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Patriots believe, therefore they're champs
By John Clayton

NEW ORLEANS -- Tom Brady stepped into the huddle at the New England Patriots' 17-yard line with 1:21 remaining and said, "We're going to win this, we're going to move the ball, we're going to win it. You've got to believe."

For the next 81 seconds, Brady performed the magic seen maybe once or twice in a generation. You've got to believe. It was the Amazing Mets. It was Joe Namath guaranteeing and executing a victory over the Baltimore Colts. It was the 1980 United States Olympic hockey team victory over the Soviet Union in Lake Placid.

Patriots players reach out to touch the Vince Lombardi Trophy after they beat the St. Louis Rams 20-17 to win Super Bowl XXXVI.

Brady's Bunch made a nation of sports fans and thousands of cynical sportswriters like myself believe. Do you believe in miracles? Well, believe in the Patriots. They performed one Sunday night when Adam Vinatieri nailed a 48-yard field goal as the clock ticked to zero to seal a 20-17 upset of the St. Louis Rams.

Sorry, Tom, we didn't believe. The youngest quarterback in Super Bowl history at the age of 24 taught the world once again that opinions and predictions are worthless. Historically, it's probably the third greatest upset in Super Bowl history, ranking behind the Jets' upset of the Baltimore Colts in Super Bowl III and the Chiefs' 23-7 upset of the Vikings in Super Bowl IV.

Realistically, this win was bigger. At least, Namath and Chiefs quarterback Len Dawson were proven quarterbacks. Brady wasn't. For 58 minutes, he played like any normal 24-year-old quarterback. He was 11 for 19 for 92 yards entering the final drive. Brady didn't screw anything up, but he wasn't exactly matching Rams quarterback Kurt Warner pass for pass.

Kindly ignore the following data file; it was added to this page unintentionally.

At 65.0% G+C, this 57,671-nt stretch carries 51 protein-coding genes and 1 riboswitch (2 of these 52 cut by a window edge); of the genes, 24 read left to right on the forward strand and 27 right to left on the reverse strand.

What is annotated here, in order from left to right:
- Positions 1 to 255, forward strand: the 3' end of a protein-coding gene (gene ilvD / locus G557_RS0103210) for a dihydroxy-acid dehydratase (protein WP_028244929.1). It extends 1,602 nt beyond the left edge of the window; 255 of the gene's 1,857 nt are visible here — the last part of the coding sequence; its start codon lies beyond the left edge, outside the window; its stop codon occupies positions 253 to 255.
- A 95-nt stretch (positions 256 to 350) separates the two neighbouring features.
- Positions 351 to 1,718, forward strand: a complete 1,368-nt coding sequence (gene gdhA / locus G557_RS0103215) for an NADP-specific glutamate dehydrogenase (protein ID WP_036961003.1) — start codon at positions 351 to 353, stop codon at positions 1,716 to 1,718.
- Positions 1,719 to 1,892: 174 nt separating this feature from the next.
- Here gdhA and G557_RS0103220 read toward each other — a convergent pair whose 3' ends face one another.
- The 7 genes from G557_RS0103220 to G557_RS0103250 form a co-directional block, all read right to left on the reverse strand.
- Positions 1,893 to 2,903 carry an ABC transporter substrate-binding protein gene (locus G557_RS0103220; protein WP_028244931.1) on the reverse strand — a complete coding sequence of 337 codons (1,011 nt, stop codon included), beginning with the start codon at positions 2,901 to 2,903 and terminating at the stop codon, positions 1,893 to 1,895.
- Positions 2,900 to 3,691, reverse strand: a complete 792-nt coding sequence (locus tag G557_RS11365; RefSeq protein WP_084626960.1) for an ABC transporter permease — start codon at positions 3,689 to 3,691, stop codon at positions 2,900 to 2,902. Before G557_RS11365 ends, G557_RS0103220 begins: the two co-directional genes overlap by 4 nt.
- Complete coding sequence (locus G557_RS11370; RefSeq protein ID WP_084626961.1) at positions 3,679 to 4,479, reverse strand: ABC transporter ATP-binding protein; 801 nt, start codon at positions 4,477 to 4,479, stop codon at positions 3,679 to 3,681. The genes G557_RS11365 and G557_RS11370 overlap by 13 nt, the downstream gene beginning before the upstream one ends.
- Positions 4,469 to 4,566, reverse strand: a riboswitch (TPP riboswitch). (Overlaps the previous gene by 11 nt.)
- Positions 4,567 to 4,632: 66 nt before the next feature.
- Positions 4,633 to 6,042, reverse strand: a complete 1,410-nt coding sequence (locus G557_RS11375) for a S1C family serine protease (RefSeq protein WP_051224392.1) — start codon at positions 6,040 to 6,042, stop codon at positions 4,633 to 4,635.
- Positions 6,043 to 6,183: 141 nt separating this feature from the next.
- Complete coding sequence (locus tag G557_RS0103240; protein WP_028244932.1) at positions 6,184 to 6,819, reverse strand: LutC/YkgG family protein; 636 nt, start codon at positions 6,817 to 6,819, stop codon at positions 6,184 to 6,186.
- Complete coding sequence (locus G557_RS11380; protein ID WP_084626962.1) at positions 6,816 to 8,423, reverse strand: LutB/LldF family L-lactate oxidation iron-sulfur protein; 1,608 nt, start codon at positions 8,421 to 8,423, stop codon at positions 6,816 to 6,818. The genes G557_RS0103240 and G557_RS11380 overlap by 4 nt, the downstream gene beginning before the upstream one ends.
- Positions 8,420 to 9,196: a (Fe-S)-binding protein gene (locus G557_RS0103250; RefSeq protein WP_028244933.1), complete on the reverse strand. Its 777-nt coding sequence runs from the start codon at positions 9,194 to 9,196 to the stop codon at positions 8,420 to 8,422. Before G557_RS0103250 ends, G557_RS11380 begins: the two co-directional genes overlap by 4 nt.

But this Patriots upset was no fluke. Brady said it best after the game. He didn't accept the idea that he was named Most Valuable Player. To him, MVP stands for Most Valuable People. After all, since the season-opening loss to Cincinnati, the Patriots players resisted individual pre-game introductions. Even if the players had to pay fines or get booed by fans in opposing cities, the Patriots dared to put the team before any individual.

So they defiantly ran onto the field for every game as a group.

"Nobody believed in us," defensive end Willie McGinest said. "Everybody picked us to finish last in our division. Nobody gave us a chance to make the playoffs. We weren't the shiniest team during Super Bowl week. We didn't get any respect. If we listened to what the critics said, we shouldn't have showed up. But we believed in ourselves. Nobody, nobody, nobody believed in us but us."

Not even the Boston locals, who might have thought they were reliving ghosts of Red Sox past. Leading 17-3 with 10 minutes left, the Patriots defense stopped Kurt Warner on a fourth-and-goal at the Patriots 3 and forced a fumble that safety Tebucky Jones picked up and ran 97 yards for a touchdown. Left downfield was a flag. McGinest had held halfback Marshall Faulk on the other side of the field as he went into a pass route. The holding call gave the Rams a chance to get another first down that led to a Warner 2-yard touchdown run.

The ghost of Bill Buckner lived in the Patriots No. 55, but no one, including McGinest, believed that this Patriots team would fall like the Red Sox.